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There are actually two ways of including inline images.
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To place an image on any page, ther are two ways of including inline images.
  1. Using URL ending in .gif, .jpg, .jpeg, .png
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This is a simple and automatic way of including inline images. Simply write the URL of the image file, this will create the inline image for you. Note: The images must be accessible as a URL.
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This is a simple and automatic way of including inline images. Simply write the URL of the image file, this will create the inline image for you. NOTE: The images must be accessible as a URL.
 
  • You enter: TWiki http://twiki.npl.illinois.edu/pub/wikiHome.gif logo.
    Result: TWiki wikiHome.gif logo.
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You can upload images directly to your server with FTP access. You can also attach image files to a topic - you could even create a dedicated image topic, like ImageLibrary - and then link to the images directly:
  • Attach pic.gif to Someweb.SomeTopic
    Display with http://twiki.npl.illinois.edu/pub/Someweb/SomeTopic/pic.gif
 2. Using <img> tag
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This is a manual process where you have more control over the rendering of the image. Use the <img> tag of HTML to include GIF, JPG and PNG files. Note: The display of the topic is faster if you include the WIDTH and HEIGHT parameters that have the actual image size. http://www.htmlhelp.com/reference/wilbur/special/img.html has more on inline images.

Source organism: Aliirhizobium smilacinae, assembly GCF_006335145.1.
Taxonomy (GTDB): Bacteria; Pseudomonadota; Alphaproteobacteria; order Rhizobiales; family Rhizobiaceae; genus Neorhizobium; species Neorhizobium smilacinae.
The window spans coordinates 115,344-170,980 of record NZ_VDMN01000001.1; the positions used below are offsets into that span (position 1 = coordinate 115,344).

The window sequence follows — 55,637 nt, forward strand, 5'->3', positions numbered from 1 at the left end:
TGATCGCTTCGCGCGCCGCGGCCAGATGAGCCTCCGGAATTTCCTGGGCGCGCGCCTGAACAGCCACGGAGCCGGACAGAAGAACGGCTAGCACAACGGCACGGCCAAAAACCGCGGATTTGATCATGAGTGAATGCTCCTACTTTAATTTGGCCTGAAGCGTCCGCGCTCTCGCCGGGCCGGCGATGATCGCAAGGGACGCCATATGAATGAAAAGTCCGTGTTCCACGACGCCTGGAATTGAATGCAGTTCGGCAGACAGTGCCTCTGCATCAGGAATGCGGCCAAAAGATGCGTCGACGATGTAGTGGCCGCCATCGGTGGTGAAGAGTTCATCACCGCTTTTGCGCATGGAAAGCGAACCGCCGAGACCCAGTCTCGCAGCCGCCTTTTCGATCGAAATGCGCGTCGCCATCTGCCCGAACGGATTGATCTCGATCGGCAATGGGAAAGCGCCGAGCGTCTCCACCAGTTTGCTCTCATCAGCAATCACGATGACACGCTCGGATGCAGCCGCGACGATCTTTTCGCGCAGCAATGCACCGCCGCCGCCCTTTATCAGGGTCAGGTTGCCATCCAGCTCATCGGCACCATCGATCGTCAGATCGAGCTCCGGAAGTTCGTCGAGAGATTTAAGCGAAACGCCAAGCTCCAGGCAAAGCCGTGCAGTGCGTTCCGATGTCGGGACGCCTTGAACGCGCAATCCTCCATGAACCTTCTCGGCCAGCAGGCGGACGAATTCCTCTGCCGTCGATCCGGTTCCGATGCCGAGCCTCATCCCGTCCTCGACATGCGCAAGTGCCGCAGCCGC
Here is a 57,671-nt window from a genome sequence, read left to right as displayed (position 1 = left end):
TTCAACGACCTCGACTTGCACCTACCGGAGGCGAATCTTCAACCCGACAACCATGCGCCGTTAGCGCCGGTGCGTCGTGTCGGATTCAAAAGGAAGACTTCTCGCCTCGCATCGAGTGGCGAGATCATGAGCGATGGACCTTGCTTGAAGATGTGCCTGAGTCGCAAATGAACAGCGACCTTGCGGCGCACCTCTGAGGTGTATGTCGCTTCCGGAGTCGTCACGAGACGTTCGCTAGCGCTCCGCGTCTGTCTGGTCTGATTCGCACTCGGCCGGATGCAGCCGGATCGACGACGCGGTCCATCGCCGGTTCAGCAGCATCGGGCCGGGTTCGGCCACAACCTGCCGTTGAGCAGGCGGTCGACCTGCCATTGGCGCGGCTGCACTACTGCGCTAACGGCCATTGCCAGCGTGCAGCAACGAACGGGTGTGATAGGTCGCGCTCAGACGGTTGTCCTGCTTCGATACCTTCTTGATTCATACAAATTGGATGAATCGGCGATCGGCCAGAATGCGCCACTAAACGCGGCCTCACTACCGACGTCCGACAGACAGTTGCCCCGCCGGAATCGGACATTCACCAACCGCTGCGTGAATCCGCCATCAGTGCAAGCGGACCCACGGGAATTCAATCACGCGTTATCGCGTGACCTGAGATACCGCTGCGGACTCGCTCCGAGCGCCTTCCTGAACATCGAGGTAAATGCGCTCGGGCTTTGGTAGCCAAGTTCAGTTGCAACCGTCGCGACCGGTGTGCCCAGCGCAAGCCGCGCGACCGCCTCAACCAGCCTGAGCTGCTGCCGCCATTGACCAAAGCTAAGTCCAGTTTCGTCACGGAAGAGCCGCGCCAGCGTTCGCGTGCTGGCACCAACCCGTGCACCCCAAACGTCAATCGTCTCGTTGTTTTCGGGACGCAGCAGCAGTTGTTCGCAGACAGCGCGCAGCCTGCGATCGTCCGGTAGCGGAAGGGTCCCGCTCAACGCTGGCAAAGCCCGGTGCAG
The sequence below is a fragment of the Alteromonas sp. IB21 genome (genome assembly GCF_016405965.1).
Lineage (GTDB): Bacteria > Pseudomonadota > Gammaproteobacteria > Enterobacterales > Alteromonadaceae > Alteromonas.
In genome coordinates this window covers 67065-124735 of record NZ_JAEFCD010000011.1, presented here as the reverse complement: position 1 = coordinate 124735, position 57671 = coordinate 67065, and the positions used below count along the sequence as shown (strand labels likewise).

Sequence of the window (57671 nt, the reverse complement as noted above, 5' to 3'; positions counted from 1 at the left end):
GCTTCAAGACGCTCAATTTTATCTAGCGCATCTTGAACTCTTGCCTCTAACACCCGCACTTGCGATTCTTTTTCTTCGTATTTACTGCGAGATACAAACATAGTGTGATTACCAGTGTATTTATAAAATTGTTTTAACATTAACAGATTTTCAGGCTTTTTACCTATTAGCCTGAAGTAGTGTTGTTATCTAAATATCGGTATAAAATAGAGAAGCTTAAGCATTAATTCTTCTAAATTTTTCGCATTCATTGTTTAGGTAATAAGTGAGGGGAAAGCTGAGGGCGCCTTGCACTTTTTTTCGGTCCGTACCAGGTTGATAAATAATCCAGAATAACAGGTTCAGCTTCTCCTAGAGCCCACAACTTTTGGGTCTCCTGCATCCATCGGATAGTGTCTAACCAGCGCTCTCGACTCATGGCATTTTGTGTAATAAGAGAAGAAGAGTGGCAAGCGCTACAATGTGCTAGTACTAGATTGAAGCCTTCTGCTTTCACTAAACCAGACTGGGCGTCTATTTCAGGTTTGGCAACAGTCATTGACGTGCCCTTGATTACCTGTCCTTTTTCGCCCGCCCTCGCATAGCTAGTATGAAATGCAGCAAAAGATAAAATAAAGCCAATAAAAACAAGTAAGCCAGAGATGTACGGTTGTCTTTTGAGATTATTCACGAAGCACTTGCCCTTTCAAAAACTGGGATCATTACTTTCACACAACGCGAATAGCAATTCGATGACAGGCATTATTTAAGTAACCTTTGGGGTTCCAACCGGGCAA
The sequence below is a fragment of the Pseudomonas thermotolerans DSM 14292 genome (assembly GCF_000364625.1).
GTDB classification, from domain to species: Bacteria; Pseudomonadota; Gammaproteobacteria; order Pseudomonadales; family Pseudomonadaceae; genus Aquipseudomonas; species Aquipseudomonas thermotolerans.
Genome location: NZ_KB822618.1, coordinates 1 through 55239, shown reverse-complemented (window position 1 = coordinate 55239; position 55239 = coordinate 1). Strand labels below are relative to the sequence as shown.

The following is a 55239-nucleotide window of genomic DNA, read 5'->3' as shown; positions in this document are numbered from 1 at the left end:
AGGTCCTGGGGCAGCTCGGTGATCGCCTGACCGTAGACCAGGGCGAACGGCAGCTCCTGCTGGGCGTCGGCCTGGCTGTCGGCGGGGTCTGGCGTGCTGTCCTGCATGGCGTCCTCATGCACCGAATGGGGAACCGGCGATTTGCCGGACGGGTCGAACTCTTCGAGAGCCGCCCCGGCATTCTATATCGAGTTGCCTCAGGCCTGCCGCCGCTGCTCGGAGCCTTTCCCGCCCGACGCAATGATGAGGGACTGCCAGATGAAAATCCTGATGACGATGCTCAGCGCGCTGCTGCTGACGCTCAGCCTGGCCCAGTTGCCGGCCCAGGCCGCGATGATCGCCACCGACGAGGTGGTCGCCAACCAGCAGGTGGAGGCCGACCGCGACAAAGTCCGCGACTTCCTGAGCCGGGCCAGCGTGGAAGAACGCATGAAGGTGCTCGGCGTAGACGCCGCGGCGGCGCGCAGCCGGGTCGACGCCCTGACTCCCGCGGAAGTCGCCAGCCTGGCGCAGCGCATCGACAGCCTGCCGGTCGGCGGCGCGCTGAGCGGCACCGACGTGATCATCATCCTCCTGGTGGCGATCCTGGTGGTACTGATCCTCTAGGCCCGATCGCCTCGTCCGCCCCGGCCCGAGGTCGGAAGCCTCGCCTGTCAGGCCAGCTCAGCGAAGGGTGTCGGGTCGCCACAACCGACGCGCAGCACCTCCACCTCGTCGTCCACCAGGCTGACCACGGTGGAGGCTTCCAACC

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This is a manual process where you have more control over the rendering of the image. Use the <img> tag of HTML to include GIF, JPG and PNG files. Note: The display of the topic is faster if you include the WIDTH and HEIGHT parameters that have the actual image size. http://www.htmlhelp.com/reference/wilbur/special/img.html has more on inline images.
 
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  • You enter: TWiki <img src="http://twiki.npl.illinois.edu/pub/wikiHome.gif" width="46" height="50" /> logo.
    Result:
    TWiki logo.
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  • You enter: TWiki <img src="http://twiki.npl.illinois.edu/pub/wikiHome.gif" width="46" height="50" border="0" alt="logo" /> logo.
    Result:
    TWiki logo logo.
 

Can I write colored text?

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Sure. The quickest way is to use the <font color="colorCode"> and </font> tags - they're HTML tags that work in any browser, (although they've been phased in the latest version).
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Sure. The quickest way is to go <font color="colorCode">colorize</font> - font is an HTML tag that works in any browser, although it's been phased out in the latest HTML specs.
 
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You can also use a style attribute: style="color:#ff0000", placed in most HTML tags - span is an all-purpose choice: "<span style="color:#ff0000">.
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You can also use the up-to-date style attribute - ex: style="color:#ff0000" - placed in most HTML tags. span is an all-purpose choice: "<span style="color:#ff0000">CoLoR</span>. Only old (like 3.x IE & NS) browsers have a problem with style.
  "colorCode" is the hexadecimal RGB color code, which is simply Red, Green and Blue values in hex notation (base 16, 0-F). For pure red, the RGB components are 255-0-0 - full red (255), no green or blue. That's FF-0-0 in hex, or "#ff000=" for Web page purposes. For a basic color selection (you can StandardColor names instead of hex code in the =font tag only):